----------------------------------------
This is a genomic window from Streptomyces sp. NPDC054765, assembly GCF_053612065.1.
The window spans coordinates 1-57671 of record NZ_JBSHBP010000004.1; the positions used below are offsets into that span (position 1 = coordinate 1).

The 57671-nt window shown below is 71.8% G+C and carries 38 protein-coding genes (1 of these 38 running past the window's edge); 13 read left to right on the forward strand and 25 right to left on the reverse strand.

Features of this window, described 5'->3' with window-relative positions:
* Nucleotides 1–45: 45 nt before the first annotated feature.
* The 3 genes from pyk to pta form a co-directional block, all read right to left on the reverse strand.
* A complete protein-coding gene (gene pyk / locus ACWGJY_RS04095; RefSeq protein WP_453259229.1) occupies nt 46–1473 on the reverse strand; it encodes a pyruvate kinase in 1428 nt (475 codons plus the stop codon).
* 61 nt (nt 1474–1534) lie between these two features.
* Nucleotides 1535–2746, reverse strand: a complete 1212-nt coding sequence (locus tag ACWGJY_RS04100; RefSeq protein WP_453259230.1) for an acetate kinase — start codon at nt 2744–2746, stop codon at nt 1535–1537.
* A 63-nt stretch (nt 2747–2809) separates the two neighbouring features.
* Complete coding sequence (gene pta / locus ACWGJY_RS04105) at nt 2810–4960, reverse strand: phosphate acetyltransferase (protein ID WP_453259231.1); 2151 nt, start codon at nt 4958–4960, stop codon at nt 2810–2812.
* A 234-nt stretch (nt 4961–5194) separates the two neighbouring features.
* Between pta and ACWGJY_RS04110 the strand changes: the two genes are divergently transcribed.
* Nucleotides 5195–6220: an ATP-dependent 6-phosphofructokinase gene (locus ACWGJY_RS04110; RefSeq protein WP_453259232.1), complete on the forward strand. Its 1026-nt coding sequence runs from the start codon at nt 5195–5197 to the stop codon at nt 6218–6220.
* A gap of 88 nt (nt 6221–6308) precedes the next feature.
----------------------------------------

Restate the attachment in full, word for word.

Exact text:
This is a genomic window from Streptomyces sp. NPDC054765, assembly GCF_053612065.1.
The window spans coordinates 1-57671 of record NZ_JBSHBP010000004.1; the positions used below are offsets into that span (position 1 = coordinate 1).

The 57671-nt window shown below is 71.8% G+C and carries 38 protein-coding genes (1 of these 38 running past the window's edge); 13 read left to right on the forward strand and 25 right to left on the reverse strand.

Features of this window, described 5'->3' with window-relative positions:
* Nucleotides 1–45: 45 nt before the first annotated feature.
* The 3 genes from pyk to pta form a co-directional block, all read right to left on the reverse strand.
* A complete protein-coding gene (gene pyk / locus ACWGJY_RS04095; RefSeq protein WP_453259229.1) occupies nt 46–1473 on the reverse strand; it encodes a pyruvate kinase in 1428 nt (475 codons plus the stop codon).
* 61 nt (nt 1474–1534) lie between these two features.
* Nucleotides 1535–2746, reverse strand: a complete 1212-nt coding sequence (locus tag ACWGJY_RS04100; RefSeq protein WP_453259230.1) for an acetate kinase — start codon at nt 2744–2746, stop codon at nt 1535–1537.
* A 63-nt stretch (nt 2747–2809) separates the two neighbouring features.
* Complete coding sequence (gene pta / locus ACWGJY_RS04105) at nt 2810–4960, reverse strand: phosphate acetyltransferase (protein ID WP_453259231.1); 2151 nt, start codon at nt 4958–4960, stop codon at nt 2810–2812.
* A 234-nt stretch (nt 4961–5194) separates the two neighbouring features.
* Between pta and ACWGJY_RS04110 the strand changes: the two genes are divergently transcribed.
* Nucleotides 5195–6220: an ATP-dependent 6-phosphofructokinase gene (locus ACWGJY_RS04110; RefSeq protein WP_453259232.1), complete on the forward strand. Its 1026-nt coding sequence runs from the start codon at nt 5195–5197 to the stop codon at nt 6218–6220.
* A gap of 88 nt (nt 6221–6308) precedes the next feature.